For more information on the Resolution, or to get involved, contact Chris at nh@newhavenleon.org or call (203) 562-1607.

Khashoggi Family Still Not Getting Justice

by Stanley Heller, Exec. Director, Middle East Crisis Committee

On the one hand it’s staggering. The U.S. Senate unani-mously voted to declare the Crown Prince of Saudi Arabia the person responsible for the murder of Saudi journalist Jamal Khashoggi. Just this spring the Crown Prince was on a victory tour of the U.S. being wined and dined from every-body from Bloomberg to Oprah to “The Rock.” On the other hand, we don’t know if anyone involved in the murder has been punished. The Saudi Arabian prosecutor claims to have arrested 20 people, but he has not released the names, nor has the prosecutor said a word about what happened to Khashoggi’s remains. You would think with 20 people in custody, with some supposedly pleading guilty, the Saudi police would know where the remains are located. But the prosecutor has said nothing. It may be part of Khashoggi’s punishment! Over 30 Saudi families who have lost a son to an execution or police killing have been told the body is being withheld. MECC has a petition on our site thestruggle.org calling for the bodies of all the executed to be returned to their families.

The Middle East Crisis Committee and Promoting Enduring Peace are also trying to get the West Haven City Council to speak out and call for the University of New Haven (housed in West Haven) to break its ties to the Saudi police/military college. As far as we can tell it’s the only college that directly helps the Saudi “security.” We’ve sent a model resolution to the Council and are working to get them to pass it. To help out with this contact mail@thestruggle.org or call (203) 934-2761.

We’re also working on the crisis in Al Rukban. It’s a remote part of Syria near Jordan and Iraq where tens of thousands of refugees are living in a desert. They’ve run from Assad and ISIS. Neither Jordan nor Iraq will let them in. So Al Rukban is under siege and the people are really in a bad way. The pathetic thing is they’re just a couple of miles away from a U.S. base in Syria and the U.S. won’t help them.  #US-Help2Rukban, contact office@pepeace.org to spread the word.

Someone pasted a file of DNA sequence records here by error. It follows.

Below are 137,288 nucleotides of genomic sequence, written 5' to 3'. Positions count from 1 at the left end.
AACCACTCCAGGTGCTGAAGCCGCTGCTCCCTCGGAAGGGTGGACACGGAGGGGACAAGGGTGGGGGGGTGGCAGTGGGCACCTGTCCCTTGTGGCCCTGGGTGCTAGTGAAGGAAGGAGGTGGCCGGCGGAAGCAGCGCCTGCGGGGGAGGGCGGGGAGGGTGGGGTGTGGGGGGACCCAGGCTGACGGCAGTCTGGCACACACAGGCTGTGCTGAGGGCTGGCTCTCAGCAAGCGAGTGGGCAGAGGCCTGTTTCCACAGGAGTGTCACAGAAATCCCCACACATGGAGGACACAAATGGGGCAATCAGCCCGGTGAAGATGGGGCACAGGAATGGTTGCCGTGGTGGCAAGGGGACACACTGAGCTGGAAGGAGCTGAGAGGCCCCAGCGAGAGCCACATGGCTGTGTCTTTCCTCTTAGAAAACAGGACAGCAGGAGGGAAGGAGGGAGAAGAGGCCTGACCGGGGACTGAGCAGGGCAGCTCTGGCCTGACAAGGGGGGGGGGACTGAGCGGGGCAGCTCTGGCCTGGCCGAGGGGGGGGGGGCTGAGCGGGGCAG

Plowshare Activist, Amistad Catholic Worker, Mark Colville Returns to Jail

On the night of April 4, 2018, New Haven resident and Amistad Catholic Worker, Mark Colville was arrested with 6 others at a non-violent Plowshares action at Kings Bay Naval Base, the largest nuclear submarine base in the world. The naval base has six ballistic missile submarines and two guided missile submarines.

“Nuclear weapons kill every day through our mining, production, testing, storage and dumping, primarily on Indigenous Native land. This weapons system is a cocked gun being held to the head of the planet” (from the statement of the seven arrested Plowshares activists).

Mark Colville was granted bail for skin cancer treatment that was successfully treated.

The following excerpts are from Mark before he and his wife Luz returned to Georgia, where, on Dec. 11, he self-surrendered to Georgia authorities.

Greetings in the peace that the world cannot give…

 

From the beginning, my participation in the Kings Bay Plowshares action was first of all an act of contrition for complicity in the sins of nuclearism and empire, and I’ve regarded any incarceration as penance for those sins.  But the jail has also been for me a place of ministry, personal faith-development and formation of conscience. …

With this in mind, there are no misgivings or mixed feelings about going back to Glynn County Detention Center, but rather a sense of rejoicing that, as Dan Berrigan liked to say, one has the freedom to go to jail.

A week ago, judge Cheesbro accepted a motion to return the bail money that was posted on my behalf and put me back in the jail on December 11.

This Tuesday, Luz and I will show up at the Glynn County Detention Center and part ways again, for another undetermined length of time. We will do this mindfully, reaching hands of solidarity toward our extended global family members who are now at this country’s border facing atrocities and uncertainties far beyond whatever hardships we might be obliged to bear.

…I’ll look forward to your postcards, and delight in all news of your ongoing efforts to bring about the nonviolent collapse of the U.S. empire, in defense of all creation…

Love and Prayers, Mark

[For the regulations on how to send letters to Mark, please see www.kingsbayplowshares7.org/jail-addresses]

Film Screenings with Stand Up for Racial Justice (SURJ)

Freedom Summer (2014), Saturday, Jan. 19, 2 p.m. at